For those interested I touch on moral comparisons, and real history of Israel and the Zionist movement.
Note: the stupid hat and the the stupid blanket in the second video was just for attention:

This is indeed a very good question. I think part of why we give Jewish people a pass is because they don't try to convert others. I have indeed been very annoyed about any group of people trying to define their existence as chosen above any other group of people by the invisible, sky Daddy, God.
Obviously sympathy on a humanistic level is warranted. I have to ask why this collective American sympathy is not expressed to the Ukrainians? Stalin killed millions and we seem to have brushed it aside.

I think in the direct aftermath of WWII the American sentiment was genuinely humanistic, and maybe we felt somewhat guilty for not having entered the war earlier than we did. However, that is the past!

The "free pass" you speak is an ugly reality which stems from the war but is no longer tied to it. It is safe to say that most Americans would accept military action where there is evidence of genocide, but the collective morals this country projects to the rest of the world are not determined by its everday citizens. It is the upper echelon of our society who decides what is morally acceptable. The average citizen is coerced into accepting the moral views of the elite as the status quo. If you consider other acts of genocide, such as Rwanda, you will see that "America" will voice opposition to it, but will not act unless there is some economic or political agenda to be satisfied. The Kurds? We all know Iraq is about oil, not the acts of genocide committed by Saddam. We never "send in the troops" unless our wallet is in jeopardy! Or if we are assisting England, as in the Falkland Islands.

You are probably wondering what this has to do with the Jews? Well, in America, the Jews have successfully integrated into our society, and that is fine with me, but they have done so well that as a whole they they have the highest per capita income of any other religious group, or any specific ethnic group, period. A Pew Research Poll put 49% of Jews earning $100,000 or more per year. Despite their rather low population in the U.S. this does make them a voice to be heard. So, over the past few decades the upper echelon of our power structure that I spoke of earlier have come to accept, depend, and in some cases cater to them. If you couple this with the underlying guilt the average citizen still feels for the holocaust it becomes acceptable for the atrocities taking place in Isreal and Palestine to continue. It is obvioulsy not accepted on religious grounds! If the Christians had their way they would be occupying the holy land!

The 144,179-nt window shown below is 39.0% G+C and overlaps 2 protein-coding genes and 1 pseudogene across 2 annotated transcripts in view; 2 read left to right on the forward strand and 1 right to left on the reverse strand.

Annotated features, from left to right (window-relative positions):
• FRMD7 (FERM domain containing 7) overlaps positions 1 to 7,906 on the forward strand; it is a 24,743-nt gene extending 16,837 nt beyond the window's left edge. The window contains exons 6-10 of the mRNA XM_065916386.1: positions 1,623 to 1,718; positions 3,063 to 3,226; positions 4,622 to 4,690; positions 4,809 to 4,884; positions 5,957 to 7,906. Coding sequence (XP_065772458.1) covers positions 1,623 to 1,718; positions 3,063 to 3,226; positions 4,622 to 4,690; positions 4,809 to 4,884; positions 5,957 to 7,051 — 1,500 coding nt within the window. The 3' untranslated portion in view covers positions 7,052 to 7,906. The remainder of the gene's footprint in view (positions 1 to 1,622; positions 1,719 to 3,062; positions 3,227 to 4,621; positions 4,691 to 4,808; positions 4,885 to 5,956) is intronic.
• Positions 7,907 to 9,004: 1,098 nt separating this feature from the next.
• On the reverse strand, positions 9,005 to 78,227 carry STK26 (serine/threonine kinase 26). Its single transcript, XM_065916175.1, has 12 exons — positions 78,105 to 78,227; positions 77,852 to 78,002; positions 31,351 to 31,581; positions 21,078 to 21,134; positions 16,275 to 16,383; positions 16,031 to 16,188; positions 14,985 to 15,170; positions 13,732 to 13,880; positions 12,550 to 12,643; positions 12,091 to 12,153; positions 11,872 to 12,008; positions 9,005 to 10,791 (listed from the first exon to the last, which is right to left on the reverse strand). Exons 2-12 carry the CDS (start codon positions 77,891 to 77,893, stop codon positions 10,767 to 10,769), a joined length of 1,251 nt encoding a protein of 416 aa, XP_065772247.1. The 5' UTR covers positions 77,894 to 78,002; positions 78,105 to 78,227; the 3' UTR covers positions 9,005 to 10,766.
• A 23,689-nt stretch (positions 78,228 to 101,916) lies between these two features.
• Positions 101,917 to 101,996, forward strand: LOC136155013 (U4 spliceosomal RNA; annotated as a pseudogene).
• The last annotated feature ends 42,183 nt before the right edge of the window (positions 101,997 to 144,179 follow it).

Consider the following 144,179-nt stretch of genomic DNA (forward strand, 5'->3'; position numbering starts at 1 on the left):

In closing I must say that while I despise the relilgion of the Jews, I must admire them as a people! Their social cohesion, forced or otherwise, is astounding! And hey, I would take a free pass if it were offered to me! So would many others. If anything, I despise the corruption of the American value system by greedy politicians and social elitists.
Here is what I find telling. Since 1948 35,000 Palestinians have died because of the conflict with Israel. We are talking during quite a few wars and constant terrorism.
Israel seems to get tremendous attention when you consider that since 1948 11 million Muslims have died in conflict. And over 10 million of those deaths were Muslim versus Muslim:

Is Israel (and Jews) held at a higher standard than Muslims? Or is there something more to it?
- When religious group A is oppressing religious group B based on religion, I tend to rush to the defense of B. Not because they are at all innocent but because A is often no less guilty and being horribly hypocritical.

- Where I live (20th/21st century America), Jews are almost always getting the short end of the stick and oppressed based on slander, fear, ignorance, and ugly stereotypes. So yeah, when a Christian calls someone a dirty, greedy Jew, I'll rush to defend, besides reminding them that Jesus is a Jew.

- I've never once had a Jew try to sell me on converting to their religion or even suggest to me that I'm a lesser person because I'm not Jewish. I grew up in a largely Jewish neighborhood. As a whole, WAY nicer than the Christians in the neighborhood (I was raised Christian btw).

- The food they serve at their functions is exponentially better than any church pot-luck I've ever been to. ;-)